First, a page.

The Student News Site of Central Oregon Community College

The Broadside

The Student News Site of Central Oregon Community College

The Broadside

The Student News Site of Central Oregon Community College

The Broadside

Go spelunking! Exploring Central Oregon caves

One of the great things about Bend is how many awesome things we have to do outside. If you are looking for an afternoon of adventure, grab a headlamp, muster your courage, bring your dog or drag a friend off their Facebook page and head south. China Hat road is the key to some underappreciated natural wonders of Central Oregon. Natural caves called “lava tubes” were formed by the eruption of Mount Newberry. So if you are an outdoorsy type looking to add to your local knowledge and outdoorsy resume, then this is the place to start.

1. Boyd Cave
Boyd Cave is the first on the list and is about a 1,900 feet long cave located roughly 12 miles from Bend. Be sure to bring your hiking boots. Scrambling over jagged lava rocks is going to be a requisite to get to the nicer areas of this cave. For the brave, there are several crawl spaces to explore here as well. My own fear of enclosed spaces has kept me from braving the narrow passages, but on the other side there is more cave to explore. Who knows what adventure you may find.

2. Skeleton Cave
Skeleton Cave was creatively named this when the first explorers who stumbled upon it discovered the fossilized remains of an ancient bear species from the Pleistocene era. It was identified as Equus Niobrarensis, according to a 1940 article in the Bend Bulletin. The remains were from a bear one third larger than a Polar Bear, which is the largest species of bear alive today. They are similar in size to a Grizzly Bear, which means it was a gigantic specimen.

The entrance to the cave is merely a collapsed portion of lava tube that created surface access. While people used to walk in at will, tours are now only available by appointment. This is to protect the bat species that uses the cave to survive the winter. It is well worth the wait if you decide to go. The floor is flat, and as far as caving goes, this is as close as a person will get to an afternoon stroll at the park, if that park took you several meters underground.

3. Arnold Ice Cave
This was the source of ice for Bend, back during the logging era long before refrigeration was available. If you have been near downtown then you may have seen the old Delaware Ice Company building. They used to make their own ice to sell, but prior to that, ice was cut from the cave and brought into town to sell. The cave itself collected underground water and due to it being underground, had residual ice formations that lasted most of the year. Prior to refrigeration, ice was a precious commodity and the locals got to enjoy ice cold beverages in a time where that wasn’t really a thing. Prior to about 2008, the entrance to the cave was completely sealed by ice. Whatever one’s stance is on climate change, the fact that we can now actually go inside this cave is absolutely awesome.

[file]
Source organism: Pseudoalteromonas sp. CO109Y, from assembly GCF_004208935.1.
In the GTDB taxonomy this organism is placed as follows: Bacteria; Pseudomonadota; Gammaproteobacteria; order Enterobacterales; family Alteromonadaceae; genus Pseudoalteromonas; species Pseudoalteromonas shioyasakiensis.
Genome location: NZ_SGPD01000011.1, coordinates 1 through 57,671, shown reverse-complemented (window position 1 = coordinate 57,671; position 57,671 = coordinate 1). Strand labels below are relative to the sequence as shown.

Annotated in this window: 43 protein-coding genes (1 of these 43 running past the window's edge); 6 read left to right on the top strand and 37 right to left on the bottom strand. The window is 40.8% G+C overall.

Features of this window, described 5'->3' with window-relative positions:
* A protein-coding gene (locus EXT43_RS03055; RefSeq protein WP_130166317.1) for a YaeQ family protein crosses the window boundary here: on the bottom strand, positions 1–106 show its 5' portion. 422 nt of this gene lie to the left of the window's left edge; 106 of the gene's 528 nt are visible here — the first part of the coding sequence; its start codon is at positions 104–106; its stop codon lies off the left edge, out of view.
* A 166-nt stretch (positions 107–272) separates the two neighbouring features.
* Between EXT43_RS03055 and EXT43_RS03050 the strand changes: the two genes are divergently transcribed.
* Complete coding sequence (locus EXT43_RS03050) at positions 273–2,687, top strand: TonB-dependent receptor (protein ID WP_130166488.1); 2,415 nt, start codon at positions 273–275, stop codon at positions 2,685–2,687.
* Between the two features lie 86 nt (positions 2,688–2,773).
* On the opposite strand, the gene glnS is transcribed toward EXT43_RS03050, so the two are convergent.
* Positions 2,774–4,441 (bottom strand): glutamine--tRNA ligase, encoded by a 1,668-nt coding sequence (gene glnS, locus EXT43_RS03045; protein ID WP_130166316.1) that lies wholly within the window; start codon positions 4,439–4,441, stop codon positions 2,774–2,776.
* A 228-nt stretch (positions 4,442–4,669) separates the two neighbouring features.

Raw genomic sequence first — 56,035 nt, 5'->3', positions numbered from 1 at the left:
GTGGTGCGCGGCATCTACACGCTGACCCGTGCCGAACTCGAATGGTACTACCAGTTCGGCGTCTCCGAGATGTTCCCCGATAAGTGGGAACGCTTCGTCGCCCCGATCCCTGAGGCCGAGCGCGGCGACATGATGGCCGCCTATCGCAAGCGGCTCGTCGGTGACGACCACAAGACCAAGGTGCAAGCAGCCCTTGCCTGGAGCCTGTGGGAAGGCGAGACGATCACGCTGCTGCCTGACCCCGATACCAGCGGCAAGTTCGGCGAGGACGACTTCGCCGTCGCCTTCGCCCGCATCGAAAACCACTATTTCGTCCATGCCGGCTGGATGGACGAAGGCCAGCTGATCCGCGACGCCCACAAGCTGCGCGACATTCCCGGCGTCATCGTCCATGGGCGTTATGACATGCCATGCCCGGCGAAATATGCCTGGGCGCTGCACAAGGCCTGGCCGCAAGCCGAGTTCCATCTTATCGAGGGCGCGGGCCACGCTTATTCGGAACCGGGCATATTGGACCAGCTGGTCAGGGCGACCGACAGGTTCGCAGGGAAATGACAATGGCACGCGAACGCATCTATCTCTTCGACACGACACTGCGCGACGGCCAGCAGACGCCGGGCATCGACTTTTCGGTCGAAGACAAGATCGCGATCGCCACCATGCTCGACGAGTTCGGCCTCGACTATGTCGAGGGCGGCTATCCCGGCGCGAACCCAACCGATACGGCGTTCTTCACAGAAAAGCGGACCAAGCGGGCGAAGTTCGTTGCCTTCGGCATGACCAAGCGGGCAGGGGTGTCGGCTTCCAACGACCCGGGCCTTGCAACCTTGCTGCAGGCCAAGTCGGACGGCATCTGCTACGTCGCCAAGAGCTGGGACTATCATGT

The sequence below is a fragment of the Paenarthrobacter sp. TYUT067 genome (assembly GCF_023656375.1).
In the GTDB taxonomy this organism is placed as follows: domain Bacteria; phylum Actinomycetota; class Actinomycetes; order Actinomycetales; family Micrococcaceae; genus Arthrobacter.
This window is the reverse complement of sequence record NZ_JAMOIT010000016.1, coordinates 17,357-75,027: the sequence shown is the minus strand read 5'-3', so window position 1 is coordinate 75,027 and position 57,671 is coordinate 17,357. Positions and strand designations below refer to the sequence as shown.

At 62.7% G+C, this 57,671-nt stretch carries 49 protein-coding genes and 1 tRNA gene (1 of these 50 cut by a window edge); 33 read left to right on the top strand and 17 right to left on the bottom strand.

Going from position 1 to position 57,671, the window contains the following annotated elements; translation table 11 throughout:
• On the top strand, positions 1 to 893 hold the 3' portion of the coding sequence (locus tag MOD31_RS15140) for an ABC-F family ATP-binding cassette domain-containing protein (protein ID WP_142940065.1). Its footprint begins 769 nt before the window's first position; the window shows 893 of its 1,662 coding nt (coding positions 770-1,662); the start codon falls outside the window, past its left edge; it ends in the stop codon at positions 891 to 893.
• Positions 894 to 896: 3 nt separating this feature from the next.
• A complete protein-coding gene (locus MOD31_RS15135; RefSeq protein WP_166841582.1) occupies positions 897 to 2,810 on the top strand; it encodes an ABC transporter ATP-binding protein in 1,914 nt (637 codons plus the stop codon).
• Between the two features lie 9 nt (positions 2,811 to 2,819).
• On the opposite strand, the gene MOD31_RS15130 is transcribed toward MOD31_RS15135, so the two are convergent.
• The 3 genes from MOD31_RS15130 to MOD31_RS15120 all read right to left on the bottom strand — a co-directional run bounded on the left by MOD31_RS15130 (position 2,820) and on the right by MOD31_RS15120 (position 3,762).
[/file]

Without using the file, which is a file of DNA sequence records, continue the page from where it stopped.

4. Pictograph Cave
Less well marked, this cave is a must see for anyone interested in local Native American history. The entrance is not well marked, so some research or a local guide might be needed, but it is well worth the effort. Looking across the horizon, all one sees is a step ladder that goes over a barbed wire fence. As one crosses it, another skylight appears as the collapsed entrance of another lava tube. While the cave itself is quite worth exploring, the real intrigue is at the surface. You’ve probably already guessed that the entrance is marked by Native American drawings called pictographs. While this cave takes a little exploring to find, it is well worth the effort to beat the crowds and get a true time travel moment as one gazes at the doodles and thoughts of people that lived here long before us.

Photo by Benjamin Enyart

That is my list of personal favorites, but there are many more waiting to be explored. The Lava River Cave is the most visited at the Lava Lands on the way to Sunriver. Wind cave is another local favorite. One must be part mountain goat to get past the entrance, but that is just a crowd deterrent and provides opportunity for crowd free caving. Derrick Cave, the Redmond caves and Bat cave are some others of notable interest.

As with all natural wonders, be prepared. Take some food, water and a flashlight. The caves are mostly open and airy, so even for those prone to claustrophobia, there is little chance of that in these natural wonders. Remember to be respectful and leave the caves as nice or nicer than you find them. Most people don’t litter, but picking up the occasional dropped item and depositing it in a trash bin keeps things nice for those who come after us. 

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